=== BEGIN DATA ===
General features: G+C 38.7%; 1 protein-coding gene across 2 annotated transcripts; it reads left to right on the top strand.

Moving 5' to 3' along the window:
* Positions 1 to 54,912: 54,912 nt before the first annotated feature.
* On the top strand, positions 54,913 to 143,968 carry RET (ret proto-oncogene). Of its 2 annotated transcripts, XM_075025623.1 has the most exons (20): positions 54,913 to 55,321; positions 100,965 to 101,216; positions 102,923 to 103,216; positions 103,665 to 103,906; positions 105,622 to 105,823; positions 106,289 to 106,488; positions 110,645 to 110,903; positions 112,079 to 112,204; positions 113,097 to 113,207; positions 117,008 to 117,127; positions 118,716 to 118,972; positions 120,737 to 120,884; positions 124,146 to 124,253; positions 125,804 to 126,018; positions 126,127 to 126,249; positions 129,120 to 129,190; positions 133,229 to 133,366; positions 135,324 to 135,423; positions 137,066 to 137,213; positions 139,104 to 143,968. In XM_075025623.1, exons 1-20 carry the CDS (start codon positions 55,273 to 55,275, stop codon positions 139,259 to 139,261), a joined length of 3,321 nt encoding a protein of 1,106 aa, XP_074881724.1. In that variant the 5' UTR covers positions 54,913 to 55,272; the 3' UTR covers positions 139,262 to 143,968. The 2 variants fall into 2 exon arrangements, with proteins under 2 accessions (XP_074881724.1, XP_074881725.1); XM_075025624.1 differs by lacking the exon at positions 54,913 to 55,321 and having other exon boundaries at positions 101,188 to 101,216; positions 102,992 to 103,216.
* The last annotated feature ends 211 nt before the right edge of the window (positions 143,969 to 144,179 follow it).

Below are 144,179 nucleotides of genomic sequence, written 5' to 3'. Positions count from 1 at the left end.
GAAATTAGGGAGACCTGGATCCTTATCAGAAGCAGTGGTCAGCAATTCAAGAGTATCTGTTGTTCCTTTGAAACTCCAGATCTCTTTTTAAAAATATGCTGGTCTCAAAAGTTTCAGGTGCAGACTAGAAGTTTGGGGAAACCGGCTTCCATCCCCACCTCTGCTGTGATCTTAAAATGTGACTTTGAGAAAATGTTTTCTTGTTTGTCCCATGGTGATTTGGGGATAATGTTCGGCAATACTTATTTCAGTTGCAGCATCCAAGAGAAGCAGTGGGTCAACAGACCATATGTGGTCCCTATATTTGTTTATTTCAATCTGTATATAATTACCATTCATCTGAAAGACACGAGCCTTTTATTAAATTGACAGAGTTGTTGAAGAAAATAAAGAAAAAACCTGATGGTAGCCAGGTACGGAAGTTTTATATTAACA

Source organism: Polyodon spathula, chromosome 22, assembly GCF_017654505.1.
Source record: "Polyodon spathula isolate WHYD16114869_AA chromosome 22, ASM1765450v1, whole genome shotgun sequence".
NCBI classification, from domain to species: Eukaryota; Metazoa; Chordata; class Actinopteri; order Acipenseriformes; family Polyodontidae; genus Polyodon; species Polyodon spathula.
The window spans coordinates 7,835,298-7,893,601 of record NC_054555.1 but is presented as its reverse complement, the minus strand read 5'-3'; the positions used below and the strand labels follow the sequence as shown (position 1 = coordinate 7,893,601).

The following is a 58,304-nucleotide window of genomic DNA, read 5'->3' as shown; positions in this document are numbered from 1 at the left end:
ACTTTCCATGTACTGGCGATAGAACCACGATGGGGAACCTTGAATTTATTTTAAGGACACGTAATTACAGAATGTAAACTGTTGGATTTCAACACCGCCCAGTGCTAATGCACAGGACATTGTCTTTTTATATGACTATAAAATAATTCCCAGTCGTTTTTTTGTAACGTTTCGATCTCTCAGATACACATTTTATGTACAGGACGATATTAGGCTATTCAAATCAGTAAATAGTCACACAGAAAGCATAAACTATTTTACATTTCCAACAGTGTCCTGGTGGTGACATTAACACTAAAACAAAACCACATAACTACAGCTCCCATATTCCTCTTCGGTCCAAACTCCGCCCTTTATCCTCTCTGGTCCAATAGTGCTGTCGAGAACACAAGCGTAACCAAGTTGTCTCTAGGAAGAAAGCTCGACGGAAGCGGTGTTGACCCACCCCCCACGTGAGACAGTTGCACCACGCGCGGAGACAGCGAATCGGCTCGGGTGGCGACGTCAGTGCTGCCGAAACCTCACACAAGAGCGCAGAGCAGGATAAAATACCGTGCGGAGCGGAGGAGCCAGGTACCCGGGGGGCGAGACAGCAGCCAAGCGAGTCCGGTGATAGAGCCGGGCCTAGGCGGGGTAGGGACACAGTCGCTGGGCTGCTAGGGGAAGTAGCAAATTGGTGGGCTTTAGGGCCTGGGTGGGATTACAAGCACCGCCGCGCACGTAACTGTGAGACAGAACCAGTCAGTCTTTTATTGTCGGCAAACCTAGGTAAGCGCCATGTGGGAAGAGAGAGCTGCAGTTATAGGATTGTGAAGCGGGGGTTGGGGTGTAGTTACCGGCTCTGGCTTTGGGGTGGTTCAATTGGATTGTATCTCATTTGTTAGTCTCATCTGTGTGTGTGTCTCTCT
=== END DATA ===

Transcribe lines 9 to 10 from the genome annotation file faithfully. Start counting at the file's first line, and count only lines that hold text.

Source record: "Polyodon spathula isolate WHYD16114869_AA chromosome 22, ASM1765450v1, whole genome shotgun sequence".
NCBI classification, from domain to species: Eukaryota; Metazoa; Chordata; class Actinopteri; order Acipenseriformes; family Polyodontidae; genus Polyodon; species Polyodon spathula.